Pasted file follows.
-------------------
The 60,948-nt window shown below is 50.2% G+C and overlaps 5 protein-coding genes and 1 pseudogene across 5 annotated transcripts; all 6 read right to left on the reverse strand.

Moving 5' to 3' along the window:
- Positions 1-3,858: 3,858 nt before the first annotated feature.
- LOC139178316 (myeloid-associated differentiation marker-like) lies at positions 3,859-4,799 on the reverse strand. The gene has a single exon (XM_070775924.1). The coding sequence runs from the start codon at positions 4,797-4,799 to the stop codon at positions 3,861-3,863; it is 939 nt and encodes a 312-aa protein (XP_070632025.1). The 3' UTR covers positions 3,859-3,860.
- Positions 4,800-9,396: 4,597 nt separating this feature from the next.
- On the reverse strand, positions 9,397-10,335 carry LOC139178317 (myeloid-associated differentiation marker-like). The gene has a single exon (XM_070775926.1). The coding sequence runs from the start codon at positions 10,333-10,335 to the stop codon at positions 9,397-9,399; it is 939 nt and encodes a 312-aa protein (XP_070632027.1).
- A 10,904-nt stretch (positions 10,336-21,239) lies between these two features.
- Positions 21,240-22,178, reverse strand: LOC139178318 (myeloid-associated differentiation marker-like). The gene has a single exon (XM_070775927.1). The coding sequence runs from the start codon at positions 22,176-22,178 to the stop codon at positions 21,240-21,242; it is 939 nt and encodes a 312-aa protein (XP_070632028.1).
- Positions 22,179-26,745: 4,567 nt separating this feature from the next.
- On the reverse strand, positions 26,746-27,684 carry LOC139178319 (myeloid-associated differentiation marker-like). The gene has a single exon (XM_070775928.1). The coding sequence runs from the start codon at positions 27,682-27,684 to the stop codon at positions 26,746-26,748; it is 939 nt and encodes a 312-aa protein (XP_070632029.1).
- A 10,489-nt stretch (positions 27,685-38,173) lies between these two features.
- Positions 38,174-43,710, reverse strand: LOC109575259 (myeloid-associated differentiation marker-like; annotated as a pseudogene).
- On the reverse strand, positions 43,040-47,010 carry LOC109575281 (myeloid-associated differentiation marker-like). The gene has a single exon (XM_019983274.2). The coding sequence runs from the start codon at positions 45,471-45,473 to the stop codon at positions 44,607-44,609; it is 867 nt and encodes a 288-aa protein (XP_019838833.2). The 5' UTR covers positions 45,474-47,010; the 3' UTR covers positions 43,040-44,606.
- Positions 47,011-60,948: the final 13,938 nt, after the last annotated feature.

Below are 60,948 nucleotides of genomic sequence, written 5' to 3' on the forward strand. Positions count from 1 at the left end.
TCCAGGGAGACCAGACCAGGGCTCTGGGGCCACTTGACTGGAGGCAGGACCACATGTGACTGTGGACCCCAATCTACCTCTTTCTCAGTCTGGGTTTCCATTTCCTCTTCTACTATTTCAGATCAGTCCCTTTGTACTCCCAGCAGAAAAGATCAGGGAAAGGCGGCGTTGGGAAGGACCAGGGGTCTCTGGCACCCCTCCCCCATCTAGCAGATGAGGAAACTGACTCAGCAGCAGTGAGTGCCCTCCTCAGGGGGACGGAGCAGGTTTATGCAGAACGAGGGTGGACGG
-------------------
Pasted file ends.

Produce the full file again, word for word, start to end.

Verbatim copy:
The 60,948-nt window shown below is 50.2% G+C and overlaps 5 protein-coding genes and 1 pseudogene across 5 annotated transcripts; all 6 read right to left on the reverse strand.

Moving 5' to 3' along the window:
- Positions 1-3,858: 3,858 nt before the first annotated feature.
- LOC139178316 (myeloid-associated differentiation marker-like) lies at positions 3,859-4,799 on the reverse strand. The gene has a single exon (XM_070775924.1). The coding sequence runs from the start codon at positions 4,797-4,799 to the stop codon at positions 3,861-3,863; it is 939 nt and encodes a 312-aa protein (XP_070632025.1). The 3' UTR covers positions 3,859-3,860.
- Positions 4,800-9,396: 4,597 nt separating this feature from the next.
- On the reverse strand, positions 9,397-10,335 carry LOC139178317 (myeloid-associated differentiation marker-like). The gene has a single exon (XM_070775926.1). The coding sequence runs from the start codon at positions 10,333-10,335 to the stop codon at positions 9,397-9,399; it is 939 nt and encodes a 312-aa protein (XP_070632027.1).
- A 10,904-nt stretch (positions 10,336-21,239) lies between these two features.
- Positions 21,240-22,178, reverse strand: LOC139178318 (myeloid-associated differentiation marker-like). The gene has a single exon (XM_070775927.1). The coding sequence runs from the start codon at positions 22,176-22,178 to the stop codon at positions 21,240-21,242; it is 939 nt and encodes a 312-aa protein (XP_070632028.1).
- Positions 22,179-26,745: 4,567 nt separating this feature from the next.
- On the reverse strand, positions 26,746-27,684 carry LOC139178319 (myeloid-associated differentiation marker-like). The gene has a single exon (XM_070775928.1). The coding sequence runs from the start codon at positions 27,682-27,684 to the stop codon at positions 26,746-26,748; it is 939 nt and encodes a 312-aa protein (XP_070632029.1).
- A 10,489-nt stretch (positions 27,685-38,173) lies between these two features.
- Positions 38,174-43,710, reverse strand: LOC109575259 (myeloid-associated differentiation marker-like; annotated as a pseudogene).
- On the reverse strand, positions 43,040-47,010 carry LOC109575281 (myeloid-associated differentiation marker-like). The gene has a single exon (XM_019983274.2). The coding sequence runs from the start codon at positions 45,471-45,473 to the stop codon at positions 44,607-44,609; it is 867 nt and encodes a 288-aa protein (XP_019838833.2). The 5' UTR covers positions 45,474-47,010; the 3' UTR covers positions 43,040-44,606.
- Positions 47,011-60,948: the final 13,938 nt, after the last annotated feature.

Below are 60,948 nucleotides of genomic sequence, written 5' to 3' on the forward strand. Positions count from 1 at the left end.
TCCAGGGAGACCAGACCAGGGCTCTGGGGCCACTTGACTGGAGGCAGGACCACATGTGACTGTGGACCCCAATCTACCTCTTTCTCAGTCTGGGTTTCCATTTCCTCTTCTACTATTTCAGATCAGTCCCTTTGTACTCCCAGCAGAAAAGATCAGGGAAAGGCGGCGTTGGGAAGGACCAGGGGTCTCTGGCACCCCTCCCCCATCTAGCAGATGAGGAAACTGACTCAGCAGCAGTGAGTGCCCTCCTCAGGGGGACGGAGCAGGTTTATGCAGAACGAGGGTGGACGG